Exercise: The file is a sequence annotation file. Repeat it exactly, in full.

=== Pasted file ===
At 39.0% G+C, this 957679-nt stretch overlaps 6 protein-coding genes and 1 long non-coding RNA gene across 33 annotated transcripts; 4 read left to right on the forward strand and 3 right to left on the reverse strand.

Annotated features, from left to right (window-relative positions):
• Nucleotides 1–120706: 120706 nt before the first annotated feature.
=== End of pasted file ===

At 39.0% G+C, this 957679-nt stretch overlaps 6 protein-coding genes and 1 long non-coding RNA gene across 33 annotated transcripts; 4 read left to right on the forward strand and 3 right to left on the reverse strand.

Annotated features, from left to right (window-relative positions):
• Nucleotides 1–120706: 120706 nt before the first annotated feature.